Thoughts on Criticisms to Make of the OFA’s Method for Analysing Marriage Patterns, as Adopted in STN’s RFD
Thoughts on Criticisms to Make of the OFA’s Method for Analysing Marriage Patterns, as Adopted in STN’s RFD (the Little Shell PF and Burt Lake FD).
Begun: November 12, 2006
In no particular order:
1. At the time the CTAG filed his appeal of the STN FD before the IBIA, the OFA’s research staff was divided and or uncertain as to what precedents had been set by previous OFA decisions. That the STN’s method was okay with the OFA, is supported by the fact that the OFA affirmed that analysis in its FD. Rather than having a consistent body of precedent, the OFA precedent on marriage patterns was completely incoherent, as seen in the notes, e-mails, and memos written by OFA researchers during the IBIA appeal process. Not only had the OFA’s researchers used different methods for calculating marriage patterns from one decision to another, they also used significantly different methods within the same decision (applying widely divergent time-frames – sometimes calculated every 20 years, every 10 years, or annually; whether the rate should be based on the longevity of the relationship or the initial year the marriage union was contracted; failed to use statistically random sample, rather doing the calculations based on capriciously choosing specific family lines (e.g., calculating marriage patterns within the family lines of tribal council members, rather than all of the petitioner’s members who married; or, calculating marriage patterns for unions that had produced offspring).
Rather than admit that they had used varying methods and that this was a problem, they took the position (with no support in logic or from the professional literature) that they could use STN’s method for evaluating marriiage patterns under 83.7(b)(1), were required (by past OFA precedent) to use the CTAG’s method for evaluating marriage patterns under 83.7(b)(2).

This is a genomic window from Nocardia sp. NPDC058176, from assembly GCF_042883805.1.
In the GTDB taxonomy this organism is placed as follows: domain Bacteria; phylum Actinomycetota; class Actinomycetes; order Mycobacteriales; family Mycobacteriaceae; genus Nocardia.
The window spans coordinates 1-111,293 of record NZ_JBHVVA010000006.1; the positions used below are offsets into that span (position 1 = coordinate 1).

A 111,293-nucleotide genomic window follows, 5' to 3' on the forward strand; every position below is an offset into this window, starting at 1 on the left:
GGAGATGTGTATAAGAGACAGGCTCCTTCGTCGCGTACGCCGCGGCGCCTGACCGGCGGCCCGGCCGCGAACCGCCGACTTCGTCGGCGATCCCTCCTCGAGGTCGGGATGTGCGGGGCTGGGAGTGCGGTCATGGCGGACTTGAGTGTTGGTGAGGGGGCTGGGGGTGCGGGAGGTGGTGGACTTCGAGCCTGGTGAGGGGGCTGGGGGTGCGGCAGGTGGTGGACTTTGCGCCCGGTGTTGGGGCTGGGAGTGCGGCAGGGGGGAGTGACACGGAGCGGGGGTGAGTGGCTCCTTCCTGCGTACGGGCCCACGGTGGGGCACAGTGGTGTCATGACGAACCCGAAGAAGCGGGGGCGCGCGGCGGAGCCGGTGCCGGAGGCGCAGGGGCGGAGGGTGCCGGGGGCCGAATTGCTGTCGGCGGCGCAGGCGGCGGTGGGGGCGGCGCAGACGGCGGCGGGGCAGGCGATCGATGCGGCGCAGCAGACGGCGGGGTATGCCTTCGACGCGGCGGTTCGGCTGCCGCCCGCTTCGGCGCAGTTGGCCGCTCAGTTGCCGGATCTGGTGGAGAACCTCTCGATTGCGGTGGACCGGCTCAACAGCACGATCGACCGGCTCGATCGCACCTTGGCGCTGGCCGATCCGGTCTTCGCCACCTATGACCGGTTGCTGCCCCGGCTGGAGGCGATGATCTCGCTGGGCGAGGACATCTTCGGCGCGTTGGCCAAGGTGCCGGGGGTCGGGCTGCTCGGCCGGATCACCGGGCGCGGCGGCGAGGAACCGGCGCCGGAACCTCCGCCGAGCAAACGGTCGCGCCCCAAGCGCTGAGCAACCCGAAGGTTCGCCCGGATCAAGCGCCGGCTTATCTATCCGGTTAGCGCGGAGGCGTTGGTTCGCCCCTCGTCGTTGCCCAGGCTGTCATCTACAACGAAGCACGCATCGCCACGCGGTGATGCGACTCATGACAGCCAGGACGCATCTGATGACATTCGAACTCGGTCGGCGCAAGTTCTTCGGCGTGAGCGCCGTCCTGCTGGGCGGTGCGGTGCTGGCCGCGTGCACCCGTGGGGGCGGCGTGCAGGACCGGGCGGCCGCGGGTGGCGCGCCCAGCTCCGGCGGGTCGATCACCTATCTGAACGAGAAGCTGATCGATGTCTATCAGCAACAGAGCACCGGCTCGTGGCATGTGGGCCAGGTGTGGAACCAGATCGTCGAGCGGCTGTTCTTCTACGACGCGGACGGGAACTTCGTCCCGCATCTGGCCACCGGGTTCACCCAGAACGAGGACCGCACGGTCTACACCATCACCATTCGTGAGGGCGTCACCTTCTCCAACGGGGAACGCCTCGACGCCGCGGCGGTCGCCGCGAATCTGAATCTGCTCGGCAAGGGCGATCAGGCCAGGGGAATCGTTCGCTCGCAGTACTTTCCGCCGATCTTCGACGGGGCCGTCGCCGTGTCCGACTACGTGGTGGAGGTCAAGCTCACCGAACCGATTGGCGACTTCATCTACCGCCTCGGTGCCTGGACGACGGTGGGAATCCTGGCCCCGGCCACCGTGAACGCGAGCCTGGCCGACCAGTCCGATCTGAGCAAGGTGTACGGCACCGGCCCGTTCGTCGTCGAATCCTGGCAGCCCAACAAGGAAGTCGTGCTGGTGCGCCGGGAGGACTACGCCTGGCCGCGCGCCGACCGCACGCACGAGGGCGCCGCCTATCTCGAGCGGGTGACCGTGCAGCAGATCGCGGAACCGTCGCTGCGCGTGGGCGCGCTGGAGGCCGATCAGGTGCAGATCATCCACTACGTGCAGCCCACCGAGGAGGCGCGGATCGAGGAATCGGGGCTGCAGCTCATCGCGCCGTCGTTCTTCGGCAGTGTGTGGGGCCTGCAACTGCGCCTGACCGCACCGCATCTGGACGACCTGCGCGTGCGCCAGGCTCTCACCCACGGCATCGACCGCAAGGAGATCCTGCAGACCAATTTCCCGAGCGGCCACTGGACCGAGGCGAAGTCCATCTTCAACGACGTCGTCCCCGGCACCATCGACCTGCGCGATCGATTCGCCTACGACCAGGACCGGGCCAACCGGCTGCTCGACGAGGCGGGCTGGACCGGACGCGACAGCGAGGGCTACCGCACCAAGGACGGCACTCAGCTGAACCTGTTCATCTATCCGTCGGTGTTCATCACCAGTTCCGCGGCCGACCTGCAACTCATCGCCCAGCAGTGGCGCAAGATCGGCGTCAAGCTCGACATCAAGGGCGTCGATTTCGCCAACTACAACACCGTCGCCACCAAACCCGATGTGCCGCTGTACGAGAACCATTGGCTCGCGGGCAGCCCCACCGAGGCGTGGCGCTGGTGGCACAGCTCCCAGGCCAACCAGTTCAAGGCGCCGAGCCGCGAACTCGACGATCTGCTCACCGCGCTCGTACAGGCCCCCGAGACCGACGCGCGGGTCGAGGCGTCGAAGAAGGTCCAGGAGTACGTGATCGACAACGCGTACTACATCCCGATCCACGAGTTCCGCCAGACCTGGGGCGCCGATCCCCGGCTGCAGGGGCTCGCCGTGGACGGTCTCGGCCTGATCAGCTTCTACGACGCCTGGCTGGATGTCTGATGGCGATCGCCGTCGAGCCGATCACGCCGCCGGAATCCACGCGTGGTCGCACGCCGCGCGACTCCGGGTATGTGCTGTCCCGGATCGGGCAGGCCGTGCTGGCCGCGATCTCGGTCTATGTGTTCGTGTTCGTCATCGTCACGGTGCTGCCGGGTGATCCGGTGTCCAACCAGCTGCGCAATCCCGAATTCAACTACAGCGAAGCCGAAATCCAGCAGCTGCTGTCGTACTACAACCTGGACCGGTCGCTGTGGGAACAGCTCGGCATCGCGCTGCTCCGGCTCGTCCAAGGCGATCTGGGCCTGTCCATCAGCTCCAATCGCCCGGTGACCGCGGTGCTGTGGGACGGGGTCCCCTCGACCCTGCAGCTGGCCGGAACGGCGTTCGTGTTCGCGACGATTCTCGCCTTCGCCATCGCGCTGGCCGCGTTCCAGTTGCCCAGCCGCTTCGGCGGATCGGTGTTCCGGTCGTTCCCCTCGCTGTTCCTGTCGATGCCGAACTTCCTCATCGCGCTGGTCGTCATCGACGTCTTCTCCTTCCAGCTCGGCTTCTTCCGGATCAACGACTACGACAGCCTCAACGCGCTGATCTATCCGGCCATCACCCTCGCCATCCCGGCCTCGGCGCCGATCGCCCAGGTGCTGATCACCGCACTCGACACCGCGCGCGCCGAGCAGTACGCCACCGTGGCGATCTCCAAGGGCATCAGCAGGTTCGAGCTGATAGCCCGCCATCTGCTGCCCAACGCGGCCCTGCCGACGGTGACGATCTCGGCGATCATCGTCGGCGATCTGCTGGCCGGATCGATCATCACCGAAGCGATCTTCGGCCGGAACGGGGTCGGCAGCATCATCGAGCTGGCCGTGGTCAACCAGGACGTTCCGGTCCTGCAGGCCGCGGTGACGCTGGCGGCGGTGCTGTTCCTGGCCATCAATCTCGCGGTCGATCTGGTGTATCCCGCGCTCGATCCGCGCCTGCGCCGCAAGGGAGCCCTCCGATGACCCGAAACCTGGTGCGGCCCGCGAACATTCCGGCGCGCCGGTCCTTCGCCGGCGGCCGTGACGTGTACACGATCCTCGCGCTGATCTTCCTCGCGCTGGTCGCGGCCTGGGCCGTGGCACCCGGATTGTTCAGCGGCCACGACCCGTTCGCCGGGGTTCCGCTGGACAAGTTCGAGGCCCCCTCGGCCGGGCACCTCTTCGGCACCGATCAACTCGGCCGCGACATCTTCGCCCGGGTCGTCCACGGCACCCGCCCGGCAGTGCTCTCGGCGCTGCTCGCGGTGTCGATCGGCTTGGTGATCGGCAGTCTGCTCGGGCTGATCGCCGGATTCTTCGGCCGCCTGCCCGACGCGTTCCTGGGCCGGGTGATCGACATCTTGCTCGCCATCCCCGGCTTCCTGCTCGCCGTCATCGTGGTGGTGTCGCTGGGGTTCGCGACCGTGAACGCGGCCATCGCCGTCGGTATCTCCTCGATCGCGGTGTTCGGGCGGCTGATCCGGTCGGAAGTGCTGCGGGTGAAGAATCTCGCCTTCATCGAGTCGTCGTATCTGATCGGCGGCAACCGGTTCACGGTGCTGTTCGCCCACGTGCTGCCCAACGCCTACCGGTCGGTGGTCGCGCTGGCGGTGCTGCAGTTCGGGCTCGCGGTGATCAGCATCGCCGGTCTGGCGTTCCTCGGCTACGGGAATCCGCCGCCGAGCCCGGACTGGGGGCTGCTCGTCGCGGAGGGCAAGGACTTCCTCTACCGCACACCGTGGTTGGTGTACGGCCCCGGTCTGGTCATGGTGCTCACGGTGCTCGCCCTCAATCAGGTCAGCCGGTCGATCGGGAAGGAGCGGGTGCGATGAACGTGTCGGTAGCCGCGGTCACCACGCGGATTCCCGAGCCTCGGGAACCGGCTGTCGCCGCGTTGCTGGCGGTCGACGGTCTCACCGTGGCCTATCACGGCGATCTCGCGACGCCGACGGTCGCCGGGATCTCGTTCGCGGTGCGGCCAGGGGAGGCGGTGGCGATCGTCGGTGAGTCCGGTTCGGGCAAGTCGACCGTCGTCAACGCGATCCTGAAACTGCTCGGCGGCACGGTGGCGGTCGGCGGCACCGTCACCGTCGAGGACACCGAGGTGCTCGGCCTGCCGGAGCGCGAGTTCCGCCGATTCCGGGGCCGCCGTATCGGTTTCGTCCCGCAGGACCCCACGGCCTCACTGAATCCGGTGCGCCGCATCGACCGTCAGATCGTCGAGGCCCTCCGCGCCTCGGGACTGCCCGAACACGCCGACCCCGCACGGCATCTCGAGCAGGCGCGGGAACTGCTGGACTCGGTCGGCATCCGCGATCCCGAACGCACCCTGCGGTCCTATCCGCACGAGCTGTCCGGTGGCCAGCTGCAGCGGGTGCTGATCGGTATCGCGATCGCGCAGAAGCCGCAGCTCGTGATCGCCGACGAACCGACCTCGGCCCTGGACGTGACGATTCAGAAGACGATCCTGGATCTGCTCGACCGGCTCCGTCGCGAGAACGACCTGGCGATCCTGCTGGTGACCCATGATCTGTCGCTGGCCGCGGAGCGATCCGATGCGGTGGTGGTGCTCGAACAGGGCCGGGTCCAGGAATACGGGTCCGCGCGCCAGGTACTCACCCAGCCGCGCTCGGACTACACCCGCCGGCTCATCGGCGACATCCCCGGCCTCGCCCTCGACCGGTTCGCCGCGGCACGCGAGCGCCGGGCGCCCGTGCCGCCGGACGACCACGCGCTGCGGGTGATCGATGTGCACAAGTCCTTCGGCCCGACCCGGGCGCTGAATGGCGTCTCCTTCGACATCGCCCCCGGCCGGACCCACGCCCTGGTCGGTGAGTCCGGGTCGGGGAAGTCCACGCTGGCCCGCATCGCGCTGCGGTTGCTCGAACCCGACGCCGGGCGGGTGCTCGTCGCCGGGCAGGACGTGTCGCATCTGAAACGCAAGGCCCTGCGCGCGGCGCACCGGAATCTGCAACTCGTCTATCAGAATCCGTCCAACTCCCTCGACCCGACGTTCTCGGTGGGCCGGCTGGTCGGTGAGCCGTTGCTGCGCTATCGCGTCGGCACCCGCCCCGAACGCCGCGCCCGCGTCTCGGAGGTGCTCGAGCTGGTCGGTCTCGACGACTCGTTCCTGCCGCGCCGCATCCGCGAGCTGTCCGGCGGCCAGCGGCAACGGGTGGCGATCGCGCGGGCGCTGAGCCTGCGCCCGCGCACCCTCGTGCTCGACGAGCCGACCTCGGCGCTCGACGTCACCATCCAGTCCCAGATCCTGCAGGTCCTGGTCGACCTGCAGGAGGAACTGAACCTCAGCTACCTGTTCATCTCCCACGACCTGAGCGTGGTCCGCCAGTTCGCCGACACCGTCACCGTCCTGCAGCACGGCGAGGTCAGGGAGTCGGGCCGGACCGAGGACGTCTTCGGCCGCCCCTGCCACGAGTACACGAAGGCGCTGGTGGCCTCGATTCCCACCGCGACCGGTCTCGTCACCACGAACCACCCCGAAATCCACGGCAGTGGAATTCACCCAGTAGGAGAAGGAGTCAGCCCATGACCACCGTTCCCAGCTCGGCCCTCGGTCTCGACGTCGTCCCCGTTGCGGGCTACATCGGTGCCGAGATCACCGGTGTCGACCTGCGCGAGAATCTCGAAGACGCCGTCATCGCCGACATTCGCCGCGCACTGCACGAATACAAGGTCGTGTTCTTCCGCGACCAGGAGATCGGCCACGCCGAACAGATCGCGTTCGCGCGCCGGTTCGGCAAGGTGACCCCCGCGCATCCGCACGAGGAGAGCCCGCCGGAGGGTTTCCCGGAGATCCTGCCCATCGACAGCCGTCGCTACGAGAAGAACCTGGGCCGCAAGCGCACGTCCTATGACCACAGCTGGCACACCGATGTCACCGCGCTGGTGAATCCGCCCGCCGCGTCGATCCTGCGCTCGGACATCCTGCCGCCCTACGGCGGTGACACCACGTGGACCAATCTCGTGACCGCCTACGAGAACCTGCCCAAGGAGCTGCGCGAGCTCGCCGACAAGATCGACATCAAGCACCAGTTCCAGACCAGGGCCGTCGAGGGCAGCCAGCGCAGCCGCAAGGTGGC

The OFA’s technical assistance and decisions are relied upon by petitioners to provide a model for their own work in putting together petitions for acknowledgment. When the STN’s method for calculating marriage patterns was reaffirmed by the FD, and the CTAG has not met its burden during the APA review (a preponderance of evidence) to show that the STN’s petition was in error (in fact, STN added to the body of evidence supporting its position, but the CTAG did not), STN has a reasonable expectation that the FD would be upheld.
The STN was put in the incredibly disadvantageous position of attacking an undeclared negative FD during the IBIA appeal process. Had STN had a full opportunity to appeal a negative FD, the research strategy would have been very different during the IBIA appeal process. For example, we would have looked at the literature on marriage patterns in a much fuller manner than that allowed by the ad hoc process created during the IBIA review.
Also, in Federal law the Agency is shown deference in its decisions when it has unique expertise in its area of administration. In this case, however, the OFA’s body of precedent is characterized by inconsistency (also acknowledged by Bob Jackson, OFA Historian), and the failure to observe accepted social science methodology, statistical standards, and basic logic. These characteristics make the OFA’s opus an unreliable basis for making any decisions. The inconsistency supports the STN’s position that the professional literature must be considered and the OFA open the issue up to comment from professionals in the field of social science statistics.
2. The OFA researchers were aware that various methods had been used in past OFA decisions (in fact, initially Rita Souther was quite ardent in her support of the method the STN and OFA both used for the FD, repeating the OFA’s received wisdom at that time indicating the marriage rates could legitimately be calculated either way, STN’s or the CTAG’s), asked questions about what the OFA’s precedents were (DeMarce and Souther seem solid that counting individuals was the way it had usually been done; Roth was less commital, particularly given his analysis in Little Shell PF, which adopted the CTAG’s method in 2000), and if there were any reasons they might want to go in a different direction than they had in the past; in the end, they chose to go with the one that seemed to least benefit the petitioner; more concerned about that (not appearing to be too favorable to the petitioner) than what the professional literature and statistical logic and methods required.